You wrote: “How did you end up linking Salaat to Prayer - the prayer which is normally performed in ritualized/repeatable form, as seen in Namaaz, Christian Liturgical prayers, Jewish Amidah, Hindu Bhakti Yog, etc?”
Dear brother, I did not end up doing anything, rather I am simply stating what I believe and understand from verses what it is.
You wrote: “The closest the word ‘Prayer’ – as in an earnest request or wish - could come to is Du’a in the Qur’an, referring to the call of the caller unto God. Whereas, Salaat = To follow closely, like a runner-up (Musalli) follows the winning horse (Saabiq) = To follow Divine Commands. (QxP)
Aqimussallat = Establish the System that facilitates the following of Divine Commands. (QxP) You again seem to be cherry picking the meanings of Quranic words to retrofit into Salaat so it could point to ritualized or some form of contact prayers. You have separated ‘establish’ from Salaat, and are stressing on the source qāf wāw mīm while ignoring the compound meanings of the word and variants “yuqeemunas salaat”, “aqaamus salaat”.”
I am quoting well-respected lexicons to establish my point. It is not me who is retrofitting these meanings. These are well established in lexicons as I detail below. Rather it is my quran-only brothers who are retrofitting their thoughts and notions on to the Quranic words and then insisting on their error.
Let me look at first the word Salat itself from “Sad Lam Waw”. I quote from Lane pp. 1720-21. This choice is easier because I don’t have to translate lengthy discussion from Urdu to English. “The words “Salla’”, “Salatan”, and “Salat” mean: He prayed, supplicated, or petitioned; He performed the divinely-appointed act [of prayer commonly] termed Salat. This is said to be its primary signification: and Mussali is said to have the same meanings. Then applied to signify A certain well-known mode, or manner, [of religious service,] because comprising prayer; [the divinely appointed act of prayer], one of the divinely appointed salawaat; a certain religious service in which are Ruku [or lowering of the head so that the palms of the hand reach the knees] and Sujood [or prostration of oneself in a particular manner]….. Mussalin = anyone praying [in any manner: and particularly performing the divinely-appointed act of prayer]. And “Almussali” signifies, as applied to a horse, The one that follows next after the foremost [at the goal] in a race, because his head is next to the part called “sallan” or next to the “salawan” of the foremost.”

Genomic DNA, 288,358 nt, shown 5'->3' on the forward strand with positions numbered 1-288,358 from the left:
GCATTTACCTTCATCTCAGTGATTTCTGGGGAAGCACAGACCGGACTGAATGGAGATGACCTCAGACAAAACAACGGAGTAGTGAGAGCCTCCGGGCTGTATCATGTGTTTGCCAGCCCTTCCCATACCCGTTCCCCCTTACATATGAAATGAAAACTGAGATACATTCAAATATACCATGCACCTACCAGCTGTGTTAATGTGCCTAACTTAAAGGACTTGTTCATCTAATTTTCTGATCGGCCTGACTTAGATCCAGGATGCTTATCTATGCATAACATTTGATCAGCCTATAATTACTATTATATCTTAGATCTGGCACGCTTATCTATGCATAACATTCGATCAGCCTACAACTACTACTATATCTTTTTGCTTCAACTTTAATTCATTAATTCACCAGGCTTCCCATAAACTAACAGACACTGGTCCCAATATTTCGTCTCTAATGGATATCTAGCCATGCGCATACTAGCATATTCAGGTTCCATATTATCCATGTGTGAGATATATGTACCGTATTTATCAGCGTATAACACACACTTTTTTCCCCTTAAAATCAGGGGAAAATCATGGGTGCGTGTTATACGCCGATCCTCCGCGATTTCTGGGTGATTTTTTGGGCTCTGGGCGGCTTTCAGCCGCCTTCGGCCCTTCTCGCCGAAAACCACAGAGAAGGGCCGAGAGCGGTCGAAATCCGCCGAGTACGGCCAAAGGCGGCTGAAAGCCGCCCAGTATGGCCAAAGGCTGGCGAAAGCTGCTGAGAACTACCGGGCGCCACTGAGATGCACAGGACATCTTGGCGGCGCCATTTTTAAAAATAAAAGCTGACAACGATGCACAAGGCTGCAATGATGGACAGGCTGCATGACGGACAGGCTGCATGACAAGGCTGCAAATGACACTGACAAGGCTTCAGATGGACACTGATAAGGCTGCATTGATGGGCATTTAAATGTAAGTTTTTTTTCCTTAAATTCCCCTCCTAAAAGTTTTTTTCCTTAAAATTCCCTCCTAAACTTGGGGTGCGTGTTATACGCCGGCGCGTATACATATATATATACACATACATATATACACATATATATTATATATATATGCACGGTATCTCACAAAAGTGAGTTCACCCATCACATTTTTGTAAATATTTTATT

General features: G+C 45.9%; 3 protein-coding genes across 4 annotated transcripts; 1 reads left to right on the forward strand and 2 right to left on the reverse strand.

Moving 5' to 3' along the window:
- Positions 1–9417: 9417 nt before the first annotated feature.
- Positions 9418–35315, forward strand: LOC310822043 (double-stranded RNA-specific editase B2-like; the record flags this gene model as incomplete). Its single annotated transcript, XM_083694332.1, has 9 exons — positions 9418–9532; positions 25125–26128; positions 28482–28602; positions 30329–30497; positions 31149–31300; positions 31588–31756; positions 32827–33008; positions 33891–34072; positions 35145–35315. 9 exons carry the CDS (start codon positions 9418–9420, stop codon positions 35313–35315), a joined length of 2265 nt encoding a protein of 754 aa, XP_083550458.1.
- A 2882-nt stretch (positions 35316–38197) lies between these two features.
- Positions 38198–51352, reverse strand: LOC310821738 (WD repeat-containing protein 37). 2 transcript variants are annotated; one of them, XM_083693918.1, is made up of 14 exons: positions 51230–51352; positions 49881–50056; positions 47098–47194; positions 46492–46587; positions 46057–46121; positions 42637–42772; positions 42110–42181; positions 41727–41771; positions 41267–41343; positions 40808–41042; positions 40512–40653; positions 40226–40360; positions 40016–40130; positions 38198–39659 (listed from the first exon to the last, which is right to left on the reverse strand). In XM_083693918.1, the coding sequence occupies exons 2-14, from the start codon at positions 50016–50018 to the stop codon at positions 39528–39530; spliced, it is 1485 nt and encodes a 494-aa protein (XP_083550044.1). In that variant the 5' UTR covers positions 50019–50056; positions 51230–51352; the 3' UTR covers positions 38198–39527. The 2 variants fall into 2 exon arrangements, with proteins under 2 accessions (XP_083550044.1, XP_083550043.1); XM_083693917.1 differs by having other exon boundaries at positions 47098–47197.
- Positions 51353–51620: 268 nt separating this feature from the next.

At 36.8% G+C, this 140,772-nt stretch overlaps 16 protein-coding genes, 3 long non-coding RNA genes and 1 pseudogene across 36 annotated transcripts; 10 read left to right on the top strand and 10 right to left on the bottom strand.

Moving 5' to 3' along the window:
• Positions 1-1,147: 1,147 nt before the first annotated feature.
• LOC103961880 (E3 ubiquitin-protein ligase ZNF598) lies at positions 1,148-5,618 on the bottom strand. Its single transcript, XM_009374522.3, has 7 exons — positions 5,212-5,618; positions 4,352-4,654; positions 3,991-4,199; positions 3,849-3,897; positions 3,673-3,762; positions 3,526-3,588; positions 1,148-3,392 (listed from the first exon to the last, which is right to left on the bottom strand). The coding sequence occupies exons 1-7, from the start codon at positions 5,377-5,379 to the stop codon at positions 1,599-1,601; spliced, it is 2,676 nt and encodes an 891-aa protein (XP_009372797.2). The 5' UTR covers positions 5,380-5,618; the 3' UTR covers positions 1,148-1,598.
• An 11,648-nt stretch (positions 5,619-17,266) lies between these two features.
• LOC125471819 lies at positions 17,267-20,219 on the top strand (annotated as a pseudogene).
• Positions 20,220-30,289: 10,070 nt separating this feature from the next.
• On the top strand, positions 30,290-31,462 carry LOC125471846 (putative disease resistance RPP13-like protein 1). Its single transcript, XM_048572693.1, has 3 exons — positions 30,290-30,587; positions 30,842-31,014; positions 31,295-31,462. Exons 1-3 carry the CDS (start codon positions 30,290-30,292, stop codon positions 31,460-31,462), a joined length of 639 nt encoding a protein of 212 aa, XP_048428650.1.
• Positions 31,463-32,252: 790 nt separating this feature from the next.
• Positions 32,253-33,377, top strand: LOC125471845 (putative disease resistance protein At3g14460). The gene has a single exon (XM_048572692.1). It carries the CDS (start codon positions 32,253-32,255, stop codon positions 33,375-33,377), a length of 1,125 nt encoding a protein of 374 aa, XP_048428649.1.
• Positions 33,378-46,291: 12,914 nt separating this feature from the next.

Thus, it is obvious that the word “salat” when alone, itself, mean prayers, petition, supplication, Dua, as well as performing the divinely act of prayer including Ruku and Sujood. It is used in 62:9 with call towards salat, and twice in 24:58 along with the names Fajr and Esha, for example. It is one of the commands like any other command and cannot be defined other ways if one wants to stay close to the words and phrases in Quran.
In my previous post, I quoted meanings and usage when the word Salat is preceded by Qaim, etc., from “qāf wāw mīm”. This word when translated in English would mean: Qama’ = he stood still, stood up or erect; Qama’t da’batu = the beast stopped from journeying or fatigue, etc.; Qama’ bilayil = he stood/rose during night to pray; Qama tisalatu = the people rose to prayer, or the time of prayer came to pass; Aqama’ salata’ = He observed/performed prayers. Establish is not one of the original meanings, rather one of the inferred meanings to state or convey that “prayers be performed with due care and diligence,” thus, the word establish.
Therefore, none of the above is my linkage, or cherry-picking, or ritualizing it as you suggest, Rather I am sticking with (i) lexicons, (ii) grammar, (iii) tasreef, and (iv) context. In my humble view, no other meanings can satisfy all four conditions.